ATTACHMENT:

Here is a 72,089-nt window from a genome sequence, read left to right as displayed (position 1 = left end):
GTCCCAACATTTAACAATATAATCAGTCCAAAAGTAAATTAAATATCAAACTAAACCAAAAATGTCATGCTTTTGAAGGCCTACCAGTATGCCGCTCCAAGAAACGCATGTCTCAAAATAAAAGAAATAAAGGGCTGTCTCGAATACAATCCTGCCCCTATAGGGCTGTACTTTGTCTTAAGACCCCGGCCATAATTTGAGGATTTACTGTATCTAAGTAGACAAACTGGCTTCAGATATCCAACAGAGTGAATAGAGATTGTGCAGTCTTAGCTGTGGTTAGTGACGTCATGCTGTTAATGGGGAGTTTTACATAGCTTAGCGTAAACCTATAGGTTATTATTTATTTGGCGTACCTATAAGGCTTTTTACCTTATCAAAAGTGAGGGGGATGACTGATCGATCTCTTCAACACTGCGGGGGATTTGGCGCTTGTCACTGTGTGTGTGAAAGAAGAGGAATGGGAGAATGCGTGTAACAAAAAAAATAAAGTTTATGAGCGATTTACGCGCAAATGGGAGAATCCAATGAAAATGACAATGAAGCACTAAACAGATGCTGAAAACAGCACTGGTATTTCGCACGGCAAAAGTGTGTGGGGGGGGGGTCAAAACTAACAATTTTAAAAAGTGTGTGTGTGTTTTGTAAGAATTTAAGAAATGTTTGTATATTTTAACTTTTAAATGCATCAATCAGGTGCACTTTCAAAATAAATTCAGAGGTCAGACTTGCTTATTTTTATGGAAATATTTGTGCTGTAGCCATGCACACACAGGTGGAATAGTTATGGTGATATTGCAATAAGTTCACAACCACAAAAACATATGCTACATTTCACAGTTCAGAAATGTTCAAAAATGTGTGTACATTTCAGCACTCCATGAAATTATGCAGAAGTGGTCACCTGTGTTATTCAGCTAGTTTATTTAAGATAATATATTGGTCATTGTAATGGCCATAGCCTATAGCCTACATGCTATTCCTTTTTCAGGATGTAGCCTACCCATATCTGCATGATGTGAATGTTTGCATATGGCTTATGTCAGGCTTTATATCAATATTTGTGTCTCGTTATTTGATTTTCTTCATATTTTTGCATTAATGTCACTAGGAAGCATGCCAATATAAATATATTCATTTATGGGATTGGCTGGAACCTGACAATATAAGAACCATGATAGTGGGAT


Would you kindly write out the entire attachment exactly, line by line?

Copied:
Here is a 72,089-nt window from a genome sequence, read left to right as displayed (position 1 = left end):
GTCCCAACATTTAACAATATAATCAGTCCAAAAGTAAATTAAATATCAAACTAAACCAAAAATGTCATGCTTTTGAAGGCCTACCAGTATGCCGCTCCAAGAAACGCATGTCTCAAAATAAAAGAAATAAAGGGCTGTCTCGAATACAATCCTGCCCCTATAGGGCTGTACTTTGTCTTAAGACCCCGGCCATAATTTGAGGATTTACTGTATCTAAGTAGACAAACTGGCTTCAGATATCCAACAGAGTGAATAGAGATTGTGCAGTCTTAGCTGTGGTTAGTGACGTCATGCTGTTAATGGGGAGTTTTACATAGCTTAGCGTAAACCTATAGGTTATTATTTATTTGGCGTACCTATAAGGCTTTTTACCTTATCAAAAGTGAGGGGGATGACTGATCGATCTCTTCAACACTGCGGGGGATTTGGCGCTTGTCACTGTGTGTGTGAAAGAAGAGGAATGGGAGAATGCGTGTAACAAAAAAAATAAAGTTTATGAGCGATTTACGCGCAAATGGGAGAATCCAATGAAAATGACAATGAAGCACTAAACAGATGCTGAAAACAGCACTGGTATTTCGCACGGCAAAAGTGTGTGGGGGGGGGGTCAAAACTAACAATTTTAAAAAGTGTGTGTGTGTTTTGTAAGAATTTAAGAAATGTTTGTATATTTTAACTTTTAAATGCATCAATCAGGTGCACTTTCAAAATAAATTCAGAGGTCAGACTTGCTTATTTTTATGGAAATATTTGTGCTGTAGCCATGCACACACAGGTGGAATAGTTATGGTGATATTGCAATAAGTTCACAACCACAAAAACATATGCTACATTTCACAGTTCAGAAATGTTCAAAAATGTGTGTACATTTCAGCACTCCATGAAATTATGCAGAAGTGGTCACCTGTGTTATTCAGCTAGTTTATTTAAGATAATATATTGGTCATTGTAATGGCCATAGCCTATAGCCTACATGCTATTCCTTTTTCAGGATGTAGCCTACCCATATCTGCATGATGTGAATGTTTGCATATGGCTTATGTCAGGCTTTATATCAATATTTGTGTCTCGTTATTTGATTTTCTTCATATTTTTGCATTAATGTCACTAGGAAGCATGCCAATATAAATATATTCATTTATGGGATTGGCTGGAACCTGACAATATAAGAACCATGATAGTGGGAT